FORTH Magazine

FORTH was created to explore, examine, and expose the work of both established and up-and-coming artists and writers. Through these digital pages, we take readers into the world of the author, the mind of the poet, the vision of the artist, to gain a unique perspective of the often intriguing, sometimes haunting, always strange, little worlds of our most innovative creators. Our mission is to support writers and artists by exposing their work and exploring their lives, and to maintain a recurring set of innovative writers and journalists that you'll only see in our pages. Our content isn't classical or traditional. We publish short format writing for the modern reader and contemporary art that challenges the modern onlooker. Founded in Los Angeles, CA in 2009, FORTH represents art and literature in a way that resonates with an evolving need for interactive media. The West Coast is on the scene. Welcome and enjoy!
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Sweet and Centered: Poetry by Anna Ter-Yegishyan

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Crimson, cool, crescent: I stare at the bowl. Not into it, but at it. The bowl isn’t fishing for compliments, but I need to characterize it to peacefully dismantle its inanimateness. What it needs is unanimity.   The bowl waits to be filled. She calls it a womb for fruits and fingers. A thing to…

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Future Visions: An Interview with Abdullah Qandeel

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Visionary Saudi Arabian artist Abdullah Qandeel is paving his way into the future one canvas at a time. While society is quickly changing, he stands amongst the pioneers of the new arts world. Once known for painting the walls of a hotel room—an act he described as celebration for the sale of a piece—Qandeel has not…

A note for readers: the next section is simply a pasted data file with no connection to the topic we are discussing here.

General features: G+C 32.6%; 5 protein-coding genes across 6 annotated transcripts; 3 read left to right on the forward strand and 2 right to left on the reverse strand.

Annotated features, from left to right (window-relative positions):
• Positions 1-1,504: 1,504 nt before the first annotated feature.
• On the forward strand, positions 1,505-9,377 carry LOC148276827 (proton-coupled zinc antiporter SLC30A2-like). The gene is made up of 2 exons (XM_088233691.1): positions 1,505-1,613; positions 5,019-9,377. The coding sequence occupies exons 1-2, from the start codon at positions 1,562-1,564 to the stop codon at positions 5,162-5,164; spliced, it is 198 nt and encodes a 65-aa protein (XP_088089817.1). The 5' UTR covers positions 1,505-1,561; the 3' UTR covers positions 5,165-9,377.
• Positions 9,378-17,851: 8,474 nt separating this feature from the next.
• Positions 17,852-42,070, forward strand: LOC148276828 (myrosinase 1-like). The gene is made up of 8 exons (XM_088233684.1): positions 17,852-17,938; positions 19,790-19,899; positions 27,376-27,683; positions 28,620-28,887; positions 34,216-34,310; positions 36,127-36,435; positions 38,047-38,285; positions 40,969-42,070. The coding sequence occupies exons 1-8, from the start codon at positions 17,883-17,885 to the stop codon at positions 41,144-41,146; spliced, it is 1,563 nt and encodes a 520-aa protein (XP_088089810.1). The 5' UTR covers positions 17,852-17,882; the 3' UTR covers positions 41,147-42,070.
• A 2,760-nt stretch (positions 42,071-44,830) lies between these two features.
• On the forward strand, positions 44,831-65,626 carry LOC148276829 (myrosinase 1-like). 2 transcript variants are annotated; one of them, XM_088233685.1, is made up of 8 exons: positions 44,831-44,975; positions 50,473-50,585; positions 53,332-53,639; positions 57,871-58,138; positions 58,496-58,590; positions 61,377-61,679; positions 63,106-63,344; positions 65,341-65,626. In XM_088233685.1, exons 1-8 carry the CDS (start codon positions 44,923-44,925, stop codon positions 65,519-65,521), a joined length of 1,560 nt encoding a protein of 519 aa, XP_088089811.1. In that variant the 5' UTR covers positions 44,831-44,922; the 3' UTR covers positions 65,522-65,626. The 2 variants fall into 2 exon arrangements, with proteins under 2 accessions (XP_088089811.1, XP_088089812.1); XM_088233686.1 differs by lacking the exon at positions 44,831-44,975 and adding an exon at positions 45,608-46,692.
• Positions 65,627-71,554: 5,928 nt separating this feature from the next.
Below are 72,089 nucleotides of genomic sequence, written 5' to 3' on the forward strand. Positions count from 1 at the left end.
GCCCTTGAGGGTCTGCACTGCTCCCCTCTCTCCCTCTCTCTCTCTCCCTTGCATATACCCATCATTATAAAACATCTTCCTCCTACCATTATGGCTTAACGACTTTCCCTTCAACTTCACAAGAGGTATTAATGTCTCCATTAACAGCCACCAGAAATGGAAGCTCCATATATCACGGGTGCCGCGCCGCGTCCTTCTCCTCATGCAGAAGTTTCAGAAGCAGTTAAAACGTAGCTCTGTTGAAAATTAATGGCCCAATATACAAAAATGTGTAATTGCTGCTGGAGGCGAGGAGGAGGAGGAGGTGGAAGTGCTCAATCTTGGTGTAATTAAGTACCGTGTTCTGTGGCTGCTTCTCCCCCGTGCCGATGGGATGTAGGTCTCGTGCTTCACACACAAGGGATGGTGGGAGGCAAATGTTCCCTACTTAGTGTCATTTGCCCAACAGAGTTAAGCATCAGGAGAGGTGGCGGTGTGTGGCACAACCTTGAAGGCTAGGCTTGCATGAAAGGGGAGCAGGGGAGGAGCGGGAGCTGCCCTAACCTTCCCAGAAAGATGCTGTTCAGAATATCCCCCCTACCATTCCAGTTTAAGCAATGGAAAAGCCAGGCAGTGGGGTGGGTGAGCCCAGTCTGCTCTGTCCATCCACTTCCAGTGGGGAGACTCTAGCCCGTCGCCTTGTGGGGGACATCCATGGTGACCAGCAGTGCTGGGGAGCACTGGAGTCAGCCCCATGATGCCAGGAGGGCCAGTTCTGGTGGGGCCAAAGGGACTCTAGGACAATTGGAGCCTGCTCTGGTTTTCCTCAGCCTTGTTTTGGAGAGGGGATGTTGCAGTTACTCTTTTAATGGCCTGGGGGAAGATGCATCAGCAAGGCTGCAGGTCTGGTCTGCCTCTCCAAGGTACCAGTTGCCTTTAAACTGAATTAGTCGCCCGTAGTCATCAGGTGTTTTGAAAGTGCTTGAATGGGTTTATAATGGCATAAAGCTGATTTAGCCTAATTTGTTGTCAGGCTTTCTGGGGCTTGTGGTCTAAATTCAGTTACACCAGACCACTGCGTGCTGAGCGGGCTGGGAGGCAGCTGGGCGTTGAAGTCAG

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Art for Awkward and Lonely People: An Interview with Qianqian Ye

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Qianqian Ye is a San Fransisco based artist, creating quiet contemplative figures meant for the awkward and lonely people. With a background stemming in architecture and urban design, she’s currently working in data visualization, virtual reality, and coding–escaping from time through her paintings. Through her art she’s exploring the sadness and warmth of the human condition. Each…

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Daylight Savings?: Fiction by Sarah Davidson

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When Leo gets in the car, the clock moves back an hour. “See?” Mom says. “I told you guys.” But we aren’t convinced. I’ve seen this happen this summer, sure. But I figure there has to be some sort of scientific explanation. I believe in science, and the internet, and evolution. I think if all…

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Car Thoughts: Poetry by Craig Patrick

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take any exit that leads beyond the line of trees that guards this highway like occupation soldiers   past construction zones and horn blast hysteria speed trap surveillance and brake light surprise   toward the low-lying sun that marks the horizon like a lidless eye or better still – fly   for the sake of…

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